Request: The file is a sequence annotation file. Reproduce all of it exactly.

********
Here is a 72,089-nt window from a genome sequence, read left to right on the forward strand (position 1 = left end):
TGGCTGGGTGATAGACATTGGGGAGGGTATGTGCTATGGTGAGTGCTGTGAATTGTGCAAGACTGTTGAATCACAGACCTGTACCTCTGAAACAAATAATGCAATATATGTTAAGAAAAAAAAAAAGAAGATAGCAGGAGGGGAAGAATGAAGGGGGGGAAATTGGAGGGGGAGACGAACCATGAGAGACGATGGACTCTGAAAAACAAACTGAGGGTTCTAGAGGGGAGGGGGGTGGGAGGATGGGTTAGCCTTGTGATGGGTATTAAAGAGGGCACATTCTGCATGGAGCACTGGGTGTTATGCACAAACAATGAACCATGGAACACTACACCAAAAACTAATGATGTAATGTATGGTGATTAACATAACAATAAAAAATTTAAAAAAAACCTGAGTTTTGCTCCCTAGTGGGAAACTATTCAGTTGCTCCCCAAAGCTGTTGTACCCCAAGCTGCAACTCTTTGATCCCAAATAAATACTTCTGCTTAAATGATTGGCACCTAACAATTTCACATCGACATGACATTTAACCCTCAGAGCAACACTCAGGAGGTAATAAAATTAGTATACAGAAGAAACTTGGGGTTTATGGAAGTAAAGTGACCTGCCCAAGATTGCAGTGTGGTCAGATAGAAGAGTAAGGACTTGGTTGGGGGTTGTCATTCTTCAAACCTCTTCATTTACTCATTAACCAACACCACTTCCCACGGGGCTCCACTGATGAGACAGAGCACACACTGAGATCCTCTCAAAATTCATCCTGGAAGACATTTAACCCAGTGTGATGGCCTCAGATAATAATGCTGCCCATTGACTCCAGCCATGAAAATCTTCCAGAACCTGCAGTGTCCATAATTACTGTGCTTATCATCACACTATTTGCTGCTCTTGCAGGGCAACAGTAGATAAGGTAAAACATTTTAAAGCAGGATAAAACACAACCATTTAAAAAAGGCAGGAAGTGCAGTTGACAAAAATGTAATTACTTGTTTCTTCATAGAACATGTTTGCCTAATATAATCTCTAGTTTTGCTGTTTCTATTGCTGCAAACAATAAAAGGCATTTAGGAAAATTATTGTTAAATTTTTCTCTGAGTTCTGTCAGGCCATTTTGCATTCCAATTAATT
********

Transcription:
Here is a 72,089-nt window from a genome sequence, read left to right on the forward strand (position 1 = left end):
TGGCTGGGTGATAGACATTGGGGAGGGTATGTGCTATGGTGAGTGCTGTGAATTGTGCAAGACTGTTGAATCACAGACCTGTACCTCTGAAACAAATAATGCAATATATGTTAAGAAAAAAAAAAAGAAGATAGCAGGAGGGGAAGAATGAAGGGGGGGAAATTGGAGGGGGAGACGAACCATGAGAGACGATGGACTCTGAAAAACAAACTGAGGGTTCTAGAGGGGAGGGGGGTGGGAGGATGGGTTAGCCTTGTGATGGGTATTAAAGAGGGCACATTCTGCATGGAGCACTGGGTGTTATGCACAAACAATGAACCATGGAACACTACACCAAAAACTAATGATGTAATGTATGGTGATTAACATAACAATAAAAAATTTAAAAAAAACCTGAGTTTTGCTCCCTAGTGGGAAACTATTCAGTTGCTCCCCAAAGCTGTTGTACCCCAAGCTGCAACTCTTTGATCCCAAATAAATACTTCTGCTTAAATGATTGGCACCTAACAATTTCACATCGACATGACATTTAACCCTCAGAGCAACACTCAGGAGGTAATAAAATTAGTATACAGAAGAAACTTGGGGTTTATGGAAGTAAAGTGACCTGCCCAAGATTGCAGTGTGGTCAGATAGAAGAGTAAGGACTTGGTTGGGGGTTGTCATTCTTCAAACCTCTTCATTTACTCATTAACCAACACCACTTCCCACGGGGCTCCACTGATGAGACAGAGCACACACTGAGATCCTCTCAAAATTCATCCTGGAAGACATTTAACCCAGTGTGATGGCCTCAGATAATAATGCTGCCCATTGACTCCAGCCATGAAAATCTTCCAGAACCTGCAGTGTCCATAATTACTGTGCTTATCATCACACTATTTGCTGCTCTTGCAGGGCAACAGTAGATAAGGTAAAACATTTTAAAGCAGGATAAAACACAACCATTTAAAAAAGGCAGGAAGTGCAGTTGACAAAAATGTAATTACTTGTTTCTTCATAGAACATGTTTGCCTAATATAATCTCTAGTTTTGCTGTTTCTATTGCTGCAAACAATAAAAGGCATTTAGGAAAATTATTGTTAAATTTTTCTCTGAGTTCTGTCAGGCCATTTTGCATTCCAATTAATT